Step 7: Take Action – Use feedback to amend the resolution as needed and then take action. Steinman, Sarah, Richardson, Nan Franks and McEnroe, Tim, The Ethical Decision-Making Manual for Helping Professionals, Brooks/Cole Publishing Company, New York, 1998 Model V: Dolgoff, Loewenberg and Harrington – A General Decision Making Model In presenting his model for making ethical decisions, Dolgoff states that “Ethical decision making is far too complex to permit the development of a simple “how-to” problem-solving model…… A model is a permissible didactic devise as long as it is understood that in real life every decision is preceded and followed by other decisions, many of which have a direct bearing on the matter under consideration.” (pgs. 57 – 58) A General Decision-Making Model Step 1. Identify the problem and the factors that contribute to its maintenance Step 2. Identify all of the persons and institutions involved in this problem, such as clients, victims, support systems, other professionals and others Step 3. Determine who should be involved in the decision making Step 4. Identify the values relevant to this problem held by the several participants identified in Step 2, including the client’s and worker’s Step 5. Identify the goals and objectives whose attainment you believe may resolve (or reduce) the problem Step 6. Identify alternate intervention strategies and targets Step 7. Assess the effectiveness and efficiency of each alternative in terms of the identified goals Step 8. Select the most appropriate strategy Step 9. Implement the strategy selected Step 10. Monitor the implementation, paying particular attention to unanticipated consequences Step 11. Evaluate the results and identify additional problems To assist social workers using Dolgoff’s Decision Making Model, he offers the Ethical Assessment Screen to “help social workers further clarify and integrate the ethical aspects of decision making in social work practice.” (pg 58) Ethical Assessment Screen 1. Identify your own relevant personal values in relation to this ethical dilemma 2. Identify any societal values relevant to the ethical decision to be made 3. Identify the relevant professional values and ethics What can you do to minimize conflicts between personnel, societal, and professional values? 4. Identify alternative ethical options that you may take 5. Which of the alternative ethical actions will protect to the greatest extent your client’s and others’ rights and welfare? 6. Which alternative action will protect to the greatest extent possible society’s rights and interests? What can you do to minimize conflicts between your client’s, others’ and society’s rights and interests? 7. Which alternative action will result in your doing the “least harm” possible? 8. To what extent will alternative actions be efficient, effective and ethical? 9. Have you considered and weighed both the short and long term ethical consequences? Ethical Rules Screen With the Ethical Rules Screen, Dolgoff provides a step to help social workers understand that the Code takes precedent over their own personal values. This concept is relevant to counselors and marriage and family therapists, as well. A social worker who has done an ethical self- assessment, such as the one provided above, will have a better appreciation of the values they hold that are personal versus those that they hold as a professional. The Ethical Rules Screen suggests that if one or more provisions of the Code apply, the Code should be followed. If the Code does not cover the specific issue or if conflicting provisions of the Code apply, Dolgoff offers the social worker a way to rank the provisions of the Code as they apply to that particular situation in the Ethical Principles Screen provided below. Since the NASW Code of Ethics does not place any one particular value, principle or standard above another and recognizes that there will be reasonable differences of opinion, it is important that social workers attempting to apply any decision making model have a justifiable approach for how they have ranked the principles. Ethical Rules Screen Examine the Code of Ethics to determine if any of the Code rules are applicable. These rules take precedence over the worker’s personal value system. If one or more of the Code rules apply, follow the Code rules. If the Code does not address the specific problem, or several Code rules provide conflicting guidance, use the Ethical Principles Screen. Ethical Principles Screen (EPS) 1. Protection of life 2. Equality and inequality 3. Autonomy and freedom 4. Least harm 5. Quality of life 6. Privacy and confidentiality 7. Truthfulness and full disclosure Dolgoff, Ralph, Loewenberg, Frank, and Harrington, Donna, Ethical Decisions for Social Work Practice, Brooks/Cole – Thompson Learning, Belmont, CA, 2005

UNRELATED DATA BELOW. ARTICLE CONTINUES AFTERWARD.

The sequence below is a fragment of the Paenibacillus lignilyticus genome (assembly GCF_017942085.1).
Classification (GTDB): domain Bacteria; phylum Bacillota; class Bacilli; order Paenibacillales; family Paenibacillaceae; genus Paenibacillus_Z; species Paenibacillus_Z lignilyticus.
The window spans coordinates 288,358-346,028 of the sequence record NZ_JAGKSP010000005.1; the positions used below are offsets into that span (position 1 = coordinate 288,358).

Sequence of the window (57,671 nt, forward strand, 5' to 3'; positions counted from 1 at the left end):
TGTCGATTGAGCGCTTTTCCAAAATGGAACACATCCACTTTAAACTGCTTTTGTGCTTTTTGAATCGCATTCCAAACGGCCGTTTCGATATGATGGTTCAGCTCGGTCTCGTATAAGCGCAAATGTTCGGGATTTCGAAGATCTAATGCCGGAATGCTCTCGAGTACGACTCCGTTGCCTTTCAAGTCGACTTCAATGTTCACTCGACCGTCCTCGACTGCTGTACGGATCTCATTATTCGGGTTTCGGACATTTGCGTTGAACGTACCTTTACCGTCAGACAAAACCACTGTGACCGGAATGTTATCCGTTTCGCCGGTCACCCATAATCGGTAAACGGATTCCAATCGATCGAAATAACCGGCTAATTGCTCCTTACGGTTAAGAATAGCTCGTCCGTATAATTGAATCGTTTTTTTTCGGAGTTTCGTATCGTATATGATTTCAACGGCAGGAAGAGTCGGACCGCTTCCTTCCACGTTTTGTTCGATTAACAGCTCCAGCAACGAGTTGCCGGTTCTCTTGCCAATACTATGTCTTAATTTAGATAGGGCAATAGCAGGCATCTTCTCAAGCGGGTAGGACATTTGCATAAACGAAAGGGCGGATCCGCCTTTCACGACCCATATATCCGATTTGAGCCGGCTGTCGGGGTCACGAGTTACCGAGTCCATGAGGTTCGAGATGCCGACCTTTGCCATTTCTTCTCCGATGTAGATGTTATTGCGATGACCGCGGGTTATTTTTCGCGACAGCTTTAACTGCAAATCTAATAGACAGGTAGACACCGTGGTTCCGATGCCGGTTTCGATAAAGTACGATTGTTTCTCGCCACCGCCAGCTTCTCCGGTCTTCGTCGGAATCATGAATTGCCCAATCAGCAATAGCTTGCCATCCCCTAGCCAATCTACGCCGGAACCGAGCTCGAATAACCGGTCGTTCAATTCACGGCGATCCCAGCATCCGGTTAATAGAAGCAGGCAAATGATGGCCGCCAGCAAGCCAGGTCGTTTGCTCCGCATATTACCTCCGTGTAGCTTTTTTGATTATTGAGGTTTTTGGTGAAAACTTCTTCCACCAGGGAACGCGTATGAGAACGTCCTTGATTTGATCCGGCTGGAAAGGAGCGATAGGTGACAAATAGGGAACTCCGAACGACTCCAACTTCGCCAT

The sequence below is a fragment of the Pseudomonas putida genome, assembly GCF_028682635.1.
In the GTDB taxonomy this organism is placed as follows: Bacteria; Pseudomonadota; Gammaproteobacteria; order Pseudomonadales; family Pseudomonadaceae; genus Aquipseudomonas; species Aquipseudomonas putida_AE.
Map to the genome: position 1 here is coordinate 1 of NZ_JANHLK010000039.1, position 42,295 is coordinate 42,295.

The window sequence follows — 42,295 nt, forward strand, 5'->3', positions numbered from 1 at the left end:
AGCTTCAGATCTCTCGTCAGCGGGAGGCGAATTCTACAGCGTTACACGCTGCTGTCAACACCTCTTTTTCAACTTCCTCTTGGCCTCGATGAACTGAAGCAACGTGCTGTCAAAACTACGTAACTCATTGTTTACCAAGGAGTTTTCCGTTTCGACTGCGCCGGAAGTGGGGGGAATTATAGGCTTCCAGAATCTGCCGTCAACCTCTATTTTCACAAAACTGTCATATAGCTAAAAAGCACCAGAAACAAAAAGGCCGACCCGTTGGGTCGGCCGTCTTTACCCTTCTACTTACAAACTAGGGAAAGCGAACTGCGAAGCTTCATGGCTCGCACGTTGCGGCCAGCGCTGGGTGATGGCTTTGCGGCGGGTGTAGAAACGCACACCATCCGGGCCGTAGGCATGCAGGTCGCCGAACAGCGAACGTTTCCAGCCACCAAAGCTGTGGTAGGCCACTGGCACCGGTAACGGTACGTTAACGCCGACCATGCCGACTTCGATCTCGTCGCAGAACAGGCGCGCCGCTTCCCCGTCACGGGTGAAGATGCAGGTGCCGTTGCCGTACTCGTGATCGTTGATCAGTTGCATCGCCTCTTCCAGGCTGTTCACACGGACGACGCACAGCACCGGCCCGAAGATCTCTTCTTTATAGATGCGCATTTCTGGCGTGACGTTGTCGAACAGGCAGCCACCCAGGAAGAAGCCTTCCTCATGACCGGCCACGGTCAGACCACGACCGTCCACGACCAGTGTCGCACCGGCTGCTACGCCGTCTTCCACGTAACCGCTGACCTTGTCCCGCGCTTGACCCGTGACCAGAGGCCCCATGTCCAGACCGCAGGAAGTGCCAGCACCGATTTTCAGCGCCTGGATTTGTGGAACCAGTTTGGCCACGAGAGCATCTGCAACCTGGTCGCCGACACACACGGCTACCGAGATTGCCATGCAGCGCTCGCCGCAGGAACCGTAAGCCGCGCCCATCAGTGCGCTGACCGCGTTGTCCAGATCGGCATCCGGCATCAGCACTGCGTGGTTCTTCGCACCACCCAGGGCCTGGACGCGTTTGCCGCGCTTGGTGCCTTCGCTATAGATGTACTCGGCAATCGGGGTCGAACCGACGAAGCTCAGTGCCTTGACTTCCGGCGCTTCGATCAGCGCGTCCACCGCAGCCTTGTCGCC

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1. DETERMINE whether there is an ethical issue or/and dilemma. · 2. IDENTIFY the key values and principles involved. · 3. RANK the values or ethical principles
Essential Steps for Ethical Problem-Solving · 1. DETERMINE whether there is an ethical issue or/and dilemma. · 2. IDENTIFY the key values and principles involved.
The NASW Code of Ethics reflects the commitment of all social workers to uphold the profession's values and to act ethically. Principles and standards must be
Essential Steps for Ethical Problem Solving · Determine whether there is an ethical issue and/or dilemma. · Identify the key values and principles involved. · Rank
1. Determine whether there is an ethical issue or/and dilemma. · 2. Identify the key values and principles involved, and the meanings and limitations are
Terms in this set (7) · 1. Identify ethical standards, as defined by the professional code of ethics, that are being compromised (always go to the NASW Code of
When social worker's face an ethical decision we rush for NASW Code of Ethics. In 2008 the National Association of Social Workers (NASW)
Defining an ethical dilemma · Intersection of Issues · Multiple solutions · Conflict · Maintaining appropriate professional boundaries · Following
1. Identify the problem. · 2. Apply the ACA Code of Ethics. · 3. Determine the nature of the dimensions of the dilemma. · 4. Generate potential courses of action.
Reamer and Conrad's Essential Steps for Ethical Problems Solving.
On a daily basis, social workers are faced with ethical dilemmas that require thoughtful reflection and critical thinking. An ethical dilemma is a choice